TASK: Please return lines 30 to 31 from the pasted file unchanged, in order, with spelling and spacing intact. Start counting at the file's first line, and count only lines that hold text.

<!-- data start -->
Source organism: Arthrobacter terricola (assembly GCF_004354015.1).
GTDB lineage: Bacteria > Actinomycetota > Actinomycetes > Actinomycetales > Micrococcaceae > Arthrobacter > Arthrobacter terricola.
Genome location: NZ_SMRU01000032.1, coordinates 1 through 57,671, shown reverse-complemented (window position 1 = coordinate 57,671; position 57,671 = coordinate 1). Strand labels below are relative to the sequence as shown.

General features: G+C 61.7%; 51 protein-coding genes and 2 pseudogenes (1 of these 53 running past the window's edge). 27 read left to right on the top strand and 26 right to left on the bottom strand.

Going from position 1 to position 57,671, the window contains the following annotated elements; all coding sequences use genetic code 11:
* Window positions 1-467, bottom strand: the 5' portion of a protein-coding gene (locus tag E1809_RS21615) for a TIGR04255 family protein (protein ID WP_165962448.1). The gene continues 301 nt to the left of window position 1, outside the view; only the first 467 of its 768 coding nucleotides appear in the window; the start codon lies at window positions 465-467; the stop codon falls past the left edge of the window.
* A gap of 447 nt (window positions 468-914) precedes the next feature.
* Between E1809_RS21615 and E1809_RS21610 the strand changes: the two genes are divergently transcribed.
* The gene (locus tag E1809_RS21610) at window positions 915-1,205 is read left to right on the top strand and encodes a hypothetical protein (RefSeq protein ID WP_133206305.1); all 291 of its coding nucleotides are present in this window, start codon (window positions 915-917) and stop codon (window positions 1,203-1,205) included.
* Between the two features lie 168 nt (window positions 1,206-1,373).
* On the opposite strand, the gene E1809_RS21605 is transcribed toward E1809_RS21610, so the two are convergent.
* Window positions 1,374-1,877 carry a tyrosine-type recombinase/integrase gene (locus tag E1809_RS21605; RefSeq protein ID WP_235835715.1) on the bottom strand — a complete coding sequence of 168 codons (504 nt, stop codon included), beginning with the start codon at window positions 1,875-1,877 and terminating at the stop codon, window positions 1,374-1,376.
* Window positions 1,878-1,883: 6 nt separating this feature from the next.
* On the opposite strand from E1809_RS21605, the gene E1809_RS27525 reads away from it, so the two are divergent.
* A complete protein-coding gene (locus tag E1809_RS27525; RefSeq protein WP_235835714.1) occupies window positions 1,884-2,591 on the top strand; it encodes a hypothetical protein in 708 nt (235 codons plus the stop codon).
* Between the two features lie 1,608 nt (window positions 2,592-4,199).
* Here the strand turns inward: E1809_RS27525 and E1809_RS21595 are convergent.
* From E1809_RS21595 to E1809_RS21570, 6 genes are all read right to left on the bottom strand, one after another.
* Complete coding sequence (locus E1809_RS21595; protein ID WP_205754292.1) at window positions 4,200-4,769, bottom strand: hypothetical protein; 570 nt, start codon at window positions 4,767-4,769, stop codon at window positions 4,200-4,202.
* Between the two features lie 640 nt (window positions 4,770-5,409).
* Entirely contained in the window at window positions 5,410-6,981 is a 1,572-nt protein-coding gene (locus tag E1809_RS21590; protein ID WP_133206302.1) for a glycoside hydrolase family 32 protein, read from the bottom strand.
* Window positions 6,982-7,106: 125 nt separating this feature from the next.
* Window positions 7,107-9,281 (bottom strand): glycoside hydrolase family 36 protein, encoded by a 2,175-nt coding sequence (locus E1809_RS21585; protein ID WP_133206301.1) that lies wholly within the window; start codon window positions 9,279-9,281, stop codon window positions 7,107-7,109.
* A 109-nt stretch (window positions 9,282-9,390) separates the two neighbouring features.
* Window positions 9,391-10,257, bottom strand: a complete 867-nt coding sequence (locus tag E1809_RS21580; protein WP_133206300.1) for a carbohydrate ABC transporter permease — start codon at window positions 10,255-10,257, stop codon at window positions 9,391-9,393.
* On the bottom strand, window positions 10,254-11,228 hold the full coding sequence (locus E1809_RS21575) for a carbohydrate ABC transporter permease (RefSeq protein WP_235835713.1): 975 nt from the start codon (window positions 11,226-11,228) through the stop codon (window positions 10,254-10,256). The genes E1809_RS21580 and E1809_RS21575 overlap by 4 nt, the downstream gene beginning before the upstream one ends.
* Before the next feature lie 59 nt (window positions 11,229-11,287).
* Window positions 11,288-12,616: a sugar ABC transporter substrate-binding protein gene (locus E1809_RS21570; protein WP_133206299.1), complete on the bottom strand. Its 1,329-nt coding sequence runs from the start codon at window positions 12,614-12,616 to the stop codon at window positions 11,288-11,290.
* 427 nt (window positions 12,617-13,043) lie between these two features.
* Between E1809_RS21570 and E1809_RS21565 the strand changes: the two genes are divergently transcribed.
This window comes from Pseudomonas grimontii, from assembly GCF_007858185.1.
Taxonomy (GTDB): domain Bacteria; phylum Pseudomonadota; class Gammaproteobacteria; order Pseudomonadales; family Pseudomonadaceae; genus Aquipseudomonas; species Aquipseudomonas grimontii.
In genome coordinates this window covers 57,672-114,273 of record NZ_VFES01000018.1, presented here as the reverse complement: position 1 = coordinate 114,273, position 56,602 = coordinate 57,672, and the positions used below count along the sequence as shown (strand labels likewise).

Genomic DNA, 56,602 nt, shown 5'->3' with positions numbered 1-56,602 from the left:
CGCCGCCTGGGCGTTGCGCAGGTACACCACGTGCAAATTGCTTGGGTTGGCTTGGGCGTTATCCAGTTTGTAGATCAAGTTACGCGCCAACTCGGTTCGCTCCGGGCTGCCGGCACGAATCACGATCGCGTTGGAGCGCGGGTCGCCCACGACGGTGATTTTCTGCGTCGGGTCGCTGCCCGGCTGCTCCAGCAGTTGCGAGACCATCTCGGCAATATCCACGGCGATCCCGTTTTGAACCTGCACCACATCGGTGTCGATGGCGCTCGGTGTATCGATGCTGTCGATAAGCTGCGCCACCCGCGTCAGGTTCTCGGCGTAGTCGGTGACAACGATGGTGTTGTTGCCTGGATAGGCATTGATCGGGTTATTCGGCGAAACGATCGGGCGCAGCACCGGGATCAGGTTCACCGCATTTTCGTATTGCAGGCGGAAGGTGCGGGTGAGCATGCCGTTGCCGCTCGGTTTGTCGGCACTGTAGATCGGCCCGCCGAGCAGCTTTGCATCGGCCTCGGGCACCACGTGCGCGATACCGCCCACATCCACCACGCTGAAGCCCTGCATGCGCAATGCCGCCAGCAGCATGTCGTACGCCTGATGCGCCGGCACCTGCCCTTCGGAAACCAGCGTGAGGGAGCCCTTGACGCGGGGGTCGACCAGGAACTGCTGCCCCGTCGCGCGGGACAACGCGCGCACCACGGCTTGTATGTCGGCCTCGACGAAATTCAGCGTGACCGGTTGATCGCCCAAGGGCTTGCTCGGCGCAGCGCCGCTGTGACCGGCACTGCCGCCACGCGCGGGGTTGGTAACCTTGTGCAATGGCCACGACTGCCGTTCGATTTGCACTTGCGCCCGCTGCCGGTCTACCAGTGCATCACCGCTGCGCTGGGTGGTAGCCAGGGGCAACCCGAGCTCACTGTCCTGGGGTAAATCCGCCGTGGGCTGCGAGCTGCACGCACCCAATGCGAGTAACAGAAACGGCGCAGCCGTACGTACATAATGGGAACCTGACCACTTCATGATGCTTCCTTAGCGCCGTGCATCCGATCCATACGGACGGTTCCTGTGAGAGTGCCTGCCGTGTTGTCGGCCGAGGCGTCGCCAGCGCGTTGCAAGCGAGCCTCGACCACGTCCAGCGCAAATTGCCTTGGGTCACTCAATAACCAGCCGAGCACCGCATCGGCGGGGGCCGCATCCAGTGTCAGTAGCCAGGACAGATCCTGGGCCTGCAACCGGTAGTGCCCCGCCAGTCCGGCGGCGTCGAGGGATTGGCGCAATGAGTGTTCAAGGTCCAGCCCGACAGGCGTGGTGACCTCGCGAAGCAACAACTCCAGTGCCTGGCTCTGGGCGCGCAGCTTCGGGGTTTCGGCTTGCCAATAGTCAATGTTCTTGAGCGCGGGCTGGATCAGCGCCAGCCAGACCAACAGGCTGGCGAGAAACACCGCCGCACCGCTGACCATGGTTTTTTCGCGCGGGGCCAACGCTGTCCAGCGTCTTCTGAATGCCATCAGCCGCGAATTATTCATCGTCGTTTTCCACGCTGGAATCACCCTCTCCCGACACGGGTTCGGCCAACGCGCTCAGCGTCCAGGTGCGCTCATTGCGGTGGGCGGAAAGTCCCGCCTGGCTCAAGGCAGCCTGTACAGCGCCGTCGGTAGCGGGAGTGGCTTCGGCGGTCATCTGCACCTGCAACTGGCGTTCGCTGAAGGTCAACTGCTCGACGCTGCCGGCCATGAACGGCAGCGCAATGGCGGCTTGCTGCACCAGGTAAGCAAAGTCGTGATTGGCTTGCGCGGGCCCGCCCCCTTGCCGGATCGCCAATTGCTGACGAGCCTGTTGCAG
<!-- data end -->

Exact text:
* Between E1809_RS21570 and E1809_RS21565 the strand changes: the two genes are divergently transcribed.
This window comes from Pseudomonas grimontii, from assembly GCF_007858185.1.